On Tuesday, an influential health care panel recommended that doctors should advise a daily dose of HIV drug to healthy people who are at high risk of getting infected by the virus.
The aim is to help cut nearly 40,000 new HIV infections in the United States each year.
HIV screening is critical and the US Preventive Services Task Force reiterated its long-standing recommendation that people between the ages 15 and 65, and anyone who is pregnant, should be regularly screened, which could help start early, life-saving treatment.
However, the new guidelines went a step further.
Some studies have found that if healthy people take certain HIV drugs on a daily basis, it dramatically reduces their risk of getting infected by the virus from an HIV-positive partner or from injection drug use.
This approach is known as PrEP (pre-exposure prophylaxis). One medication called Truvada (Emtricitabine/Tenofovir) has been approved for preventive use in the United States so far.
The task force explained that PrEP is only for people who are at high risk of HIV infection, including anyone with an HIV-positive sex partner, people who have sex without a condom with someone at high risk of HIV, and people who share needles while injecting drugs.
The new guidelines were published in the Journal of the American Medical Association.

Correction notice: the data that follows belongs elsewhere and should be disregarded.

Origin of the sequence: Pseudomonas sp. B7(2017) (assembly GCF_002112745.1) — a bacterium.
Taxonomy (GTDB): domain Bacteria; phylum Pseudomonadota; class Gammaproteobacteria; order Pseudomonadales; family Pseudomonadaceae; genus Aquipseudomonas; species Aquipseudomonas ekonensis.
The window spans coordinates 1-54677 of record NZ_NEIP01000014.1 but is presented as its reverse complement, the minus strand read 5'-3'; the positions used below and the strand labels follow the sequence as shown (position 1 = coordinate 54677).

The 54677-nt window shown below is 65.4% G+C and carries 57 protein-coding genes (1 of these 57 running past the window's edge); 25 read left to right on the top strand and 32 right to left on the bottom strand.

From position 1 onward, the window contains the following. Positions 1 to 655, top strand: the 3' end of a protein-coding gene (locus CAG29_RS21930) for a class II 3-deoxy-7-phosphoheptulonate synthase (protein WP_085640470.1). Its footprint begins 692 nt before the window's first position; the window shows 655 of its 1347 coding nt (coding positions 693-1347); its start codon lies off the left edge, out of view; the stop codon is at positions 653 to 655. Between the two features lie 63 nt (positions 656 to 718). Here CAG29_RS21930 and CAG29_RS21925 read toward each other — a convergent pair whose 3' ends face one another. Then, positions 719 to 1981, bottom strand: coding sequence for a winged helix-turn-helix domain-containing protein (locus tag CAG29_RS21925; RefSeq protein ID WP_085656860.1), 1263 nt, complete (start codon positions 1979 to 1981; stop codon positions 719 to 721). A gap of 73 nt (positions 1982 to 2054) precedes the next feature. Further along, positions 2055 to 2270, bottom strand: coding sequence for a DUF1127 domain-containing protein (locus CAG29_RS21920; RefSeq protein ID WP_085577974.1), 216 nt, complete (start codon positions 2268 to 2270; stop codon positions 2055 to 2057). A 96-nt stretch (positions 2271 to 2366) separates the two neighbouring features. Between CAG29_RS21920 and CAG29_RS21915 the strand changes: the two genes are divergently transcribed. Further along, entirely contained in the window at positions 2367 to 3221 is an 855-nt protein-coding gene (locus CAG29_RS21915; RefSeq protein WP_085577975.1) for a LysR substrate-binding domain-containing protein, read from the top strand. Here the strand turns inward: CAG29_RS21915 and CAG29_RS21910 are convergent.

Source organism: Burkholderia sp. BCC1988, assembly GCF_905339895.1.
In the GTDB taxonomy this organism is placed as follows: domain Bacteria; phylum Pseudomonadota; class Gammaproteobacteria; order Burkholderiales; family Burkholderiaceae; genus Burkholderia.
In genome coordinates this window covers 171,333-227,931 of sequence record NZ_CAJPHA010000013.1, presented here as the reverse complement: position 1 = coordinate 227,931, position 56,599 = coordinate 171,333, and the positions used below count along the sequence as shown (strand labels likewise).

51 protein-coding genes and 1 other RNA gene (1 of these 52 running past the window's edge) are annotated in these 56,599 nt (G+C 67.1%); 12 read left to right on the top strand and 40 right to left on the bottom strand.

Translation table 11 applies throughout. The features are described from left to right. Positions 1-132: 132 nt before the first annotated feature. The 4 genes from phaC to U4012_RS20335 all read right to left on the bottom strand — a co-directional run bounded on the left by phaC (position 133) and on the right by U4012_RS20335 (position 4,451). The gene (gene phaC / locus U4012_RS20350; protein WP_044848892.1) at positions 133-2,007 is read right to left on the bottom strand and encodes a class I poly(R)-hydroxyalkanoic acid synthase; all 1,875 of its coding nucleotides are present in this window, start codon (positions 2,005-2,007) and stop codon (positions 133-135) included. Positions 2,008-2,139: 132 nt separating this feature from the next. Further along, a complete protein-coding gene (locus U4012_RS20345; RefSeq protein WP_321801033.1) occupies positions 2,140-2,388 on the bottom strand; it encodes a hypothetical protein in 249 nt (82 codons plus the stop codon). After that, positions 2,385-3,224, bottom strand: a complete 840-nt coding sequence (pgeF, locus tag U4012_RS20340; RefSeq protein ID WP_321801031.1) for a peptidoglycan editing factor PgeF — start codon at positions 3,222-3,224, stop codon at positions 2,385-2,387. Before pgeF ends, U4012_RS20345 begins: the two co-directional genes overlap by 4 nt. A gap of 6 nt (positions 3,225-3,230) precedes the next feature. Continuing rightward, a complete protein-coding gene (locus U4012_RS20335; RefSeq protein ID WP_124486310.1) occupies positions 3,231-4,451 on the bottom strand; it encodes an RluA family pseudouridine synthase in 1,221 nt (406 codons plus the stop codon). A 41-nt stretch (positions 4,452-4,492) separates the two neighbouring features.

According to reports, many medical groups have been urging Truvada for HIV prevention; however, only 17 percent of people, who might benefit, were recommended the drug last year.
Dr. Diane Havlir and Dr. Susan Buchbinder of the University of California wrote in JAMA Internal Medicine, “How this recommendation will be implemented is of critical importance because cost is a major barrier.” They were not part of the task force.
The doctors noted that the average monthly retail cost is approximately $2,000 without insurance.
For those how are uninsured, the Department of Health and Human Services (HHS) last month announced that Gilead Sciences Inc. has agreed to donate Truvada for more than 200,000 people a year. More than 1 million people are living with HIV infection in the United States. The Trump administration has set a goal of eradicating the country’s HIV epidemic within 10 years.